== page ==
Donnerstag, 3. Januar 2013

Public Legal Education, Legal Literacy and the Capability Approach

Interview with Lisa Wintersteiger,  Director of Policy at Law for Life - The Foundation for Public Legal Education

Law for Life helped initiate a European network in the field of public legal education. This emerging discipline is also called “legal literacy” which points out the importance of legal skills and competences in everyday life.   

How would you define public legal education?

Public legal education describes the range of practices that seek to empower people to deal with the law in their everyday lives. It includes initiatives and activities that build the knowledge, skills and attitudes that people need to cope with common problems that have a legal dimension for example it might be a dispute with their landlord, employment issues or difficulties with a public authority. Public legal education can come in all shapes and sizes –information campaigns harnessing mass media, popular theatre, workshops and DVDs, or classroom learning and much more. 

  1. What are the links between public legal education, education for democratic citizenship and human rights education?
Whilst the focus for public legal education tends to be the most common issues that people encounter in their daily lives - such as civil and social issues, the scope for public legal education also incorporates much wider learning about the links between specific legal rights and obligations and the ways in which they are framed in the context of democratic citizenship. For example, a local group might want to undertake a campaign that includes learning about a particular bit of legislation – such as planning rules, and how to lobby their public officials to influence the law in which the law is working or to change it. Many projects would also consider developing the skills and knowledge needed to make sense of human rights and the ways in which they can be exercised. The key task of effective public legal education is to make sure that it is tailored to the specific legal needs of the audience it is targeting.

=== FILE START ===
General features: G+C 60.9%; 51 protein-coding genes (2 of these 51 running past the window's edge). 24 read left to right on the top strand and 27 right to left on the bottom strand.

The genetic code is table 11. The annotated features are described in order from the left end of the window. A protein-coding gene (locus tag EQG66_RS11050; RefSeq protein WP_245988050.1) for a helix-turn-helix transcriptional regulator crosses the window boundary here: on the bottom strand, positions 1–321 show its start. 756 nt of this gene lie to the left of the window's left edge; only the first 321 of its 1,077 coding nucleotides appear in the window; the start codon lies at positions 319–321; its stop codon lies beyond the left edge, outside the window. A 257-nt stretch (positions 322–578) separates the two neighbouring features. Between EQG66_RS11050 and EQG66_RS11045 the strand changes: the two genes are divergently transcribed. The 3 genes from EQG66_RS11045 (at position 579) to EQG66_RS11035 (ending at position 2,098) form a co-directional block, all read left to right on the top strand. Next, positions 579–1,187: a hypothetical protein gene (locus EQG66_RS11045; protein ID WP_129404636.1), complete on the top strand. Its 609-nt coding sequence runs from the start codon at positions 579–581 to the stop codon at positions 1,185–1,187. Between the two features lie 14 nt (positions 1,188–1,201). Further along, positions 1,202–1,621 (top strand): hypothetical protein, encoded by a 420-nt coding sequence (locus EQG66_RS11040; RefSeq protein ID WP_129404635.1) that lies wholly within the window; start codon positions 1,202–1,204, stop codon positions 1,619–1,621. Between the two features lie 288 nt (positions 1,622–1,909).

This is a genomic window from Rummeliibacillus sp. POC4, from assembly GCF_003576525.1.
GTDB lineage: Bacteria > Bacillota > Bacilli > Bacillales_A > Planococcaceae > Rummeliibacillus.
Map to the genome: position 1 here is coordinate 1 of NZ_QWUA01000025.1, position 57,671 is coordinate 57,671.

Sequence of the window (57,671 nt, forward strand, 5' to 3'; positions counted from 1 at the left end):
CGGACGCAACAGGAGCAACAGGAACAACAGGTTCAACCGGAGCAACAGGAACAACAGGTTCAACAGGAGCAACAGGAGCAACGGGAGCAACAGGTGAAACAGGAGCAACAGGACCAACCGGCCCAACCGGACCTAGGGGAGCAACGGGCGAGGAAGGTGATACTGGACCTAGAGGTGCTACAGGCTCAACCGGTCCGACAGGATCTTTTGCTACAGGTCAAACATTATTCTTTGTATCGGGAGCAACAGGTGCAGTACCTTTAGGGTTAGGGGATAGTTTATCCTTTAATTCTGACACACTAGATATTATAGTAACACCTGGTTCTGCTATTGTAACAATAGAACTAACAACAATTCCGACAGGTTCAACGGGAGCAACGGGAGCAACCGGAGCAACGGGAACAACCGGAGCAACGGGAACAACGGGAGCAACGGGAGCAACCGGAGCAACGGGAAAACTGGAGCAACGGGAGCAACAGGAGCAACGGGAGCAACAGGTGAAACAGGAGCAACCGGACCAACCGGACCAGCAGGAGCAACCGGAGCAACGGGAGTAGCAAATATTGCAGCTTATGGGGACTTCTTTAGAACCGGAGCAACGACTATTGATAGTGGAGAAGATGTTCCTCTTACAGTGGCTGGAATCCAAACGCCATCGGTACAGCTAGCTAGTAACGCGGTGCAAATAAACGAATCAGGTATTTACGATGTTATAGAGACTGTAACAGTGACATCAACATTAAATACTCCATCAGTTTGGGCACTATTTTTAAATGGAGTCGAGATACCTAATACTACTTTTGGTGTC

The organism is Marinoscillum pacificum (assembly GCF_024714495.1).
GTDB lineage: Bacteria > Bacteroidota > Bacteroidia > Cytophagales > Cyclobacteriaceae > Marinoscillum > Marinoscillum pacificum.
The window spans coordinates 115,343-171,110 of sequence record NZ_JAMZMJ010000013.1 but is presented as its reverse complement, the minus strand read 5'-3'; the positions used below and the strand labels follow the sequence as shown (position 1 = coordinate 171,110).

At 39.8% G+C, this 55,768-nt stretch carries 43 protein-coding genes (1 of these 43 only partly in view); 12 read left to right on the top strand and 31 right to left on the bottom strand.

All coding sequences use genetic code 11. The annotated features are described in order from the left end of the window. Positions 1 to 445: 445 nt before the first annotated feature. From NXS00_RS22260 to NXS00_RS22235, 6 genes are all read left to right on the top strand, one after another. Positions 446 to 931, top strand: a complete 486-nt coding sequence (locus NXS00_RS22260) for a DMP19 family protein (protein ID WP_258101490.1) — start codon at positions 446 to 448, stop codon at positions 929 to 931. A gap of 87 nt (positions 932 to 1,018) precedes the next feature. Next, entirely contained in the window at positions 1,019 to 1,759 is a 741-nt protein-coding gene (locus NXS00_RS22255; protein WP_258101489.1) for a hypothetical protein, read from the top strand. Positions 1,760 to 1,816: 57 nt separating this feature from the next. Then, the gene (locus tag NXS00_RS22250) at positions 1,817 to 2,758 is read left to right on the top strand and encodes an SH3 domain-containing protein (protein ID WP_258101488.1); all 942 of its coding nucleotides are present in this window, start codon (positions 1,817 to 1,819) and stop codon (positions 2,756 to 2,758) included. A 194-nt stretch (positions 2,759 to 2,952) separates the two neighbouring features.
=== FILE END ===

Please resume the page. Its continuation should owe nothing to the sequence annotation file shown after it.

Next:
1. In your work, you use the capability approach. What is legal capability?
The capability approach draws on the work of Amartya Sen and Martha Nussbaum in the field of welfare economics that seeks to situate equalities in the functional capabilities that enable people to secure a range of freedoms and choices. We have adapted the approach in the context of public legal education to focus on legal capability – the things that a person needs to be and do when they encounter law-related issues. It provides a handy conceptual model that we use to think about the things that a particular group needs us to deliver – some groups need to build skills, others need more of a focus on in-depth knowledge about an area of law. The emphasis for us is on the personal attributes that really empower people to both make sense of the law and to feel confident to take the practical steps to realise rights entitlements and gain access to justice.

  1. Where do you see the main benefits of European cooperation in the field of public legal education?
Public legal education encompasses some very diverse fields of practice, and is often integrated into wider services – for example part of an advocacy project or within a wider learning curriculum. European cooperation in the field allows us to really focus on the specific best practices in public legal education that occur across very heterogeneous fields and then to share what works best. Increasingly European citizens and the many other migrants that make up moving populations experience law-related issues that cross borders – like consumer problems or employment issues. We need to build cross-border cooperation to help people access their rights and understand how the law affects them.
  
  1. What needs to be done to make legal literacy a reality in Europe? 
We know there are some very worrying gaps between the legal frameworks that seek to protect legal rights and the realities for those people who need protection. Many people do not know their legal rights and often don’t have the practical skills that are vital to ensure that they can claim entitlements and protection. It isn’t resolved simply by having access to a lawyer either, a lawyer isn’t much good if you don’t identify your problem as a legal one, and you aren’t aware of basic rights that you have. Meaningful access to justice in Europe requires a renewed emphasis and focus on the knowledge and skills that we all need to secure choices and freedoms. That means a diverse and targeted approach to learning opportunities that takes into account life stages - we don’t just need to learn in school!  Partnerships are key; public bodies and civil society groups need to work together to reach those most in need, when it comes to law people need to be able to access independent and high quality sources of learning and information that they can trust.

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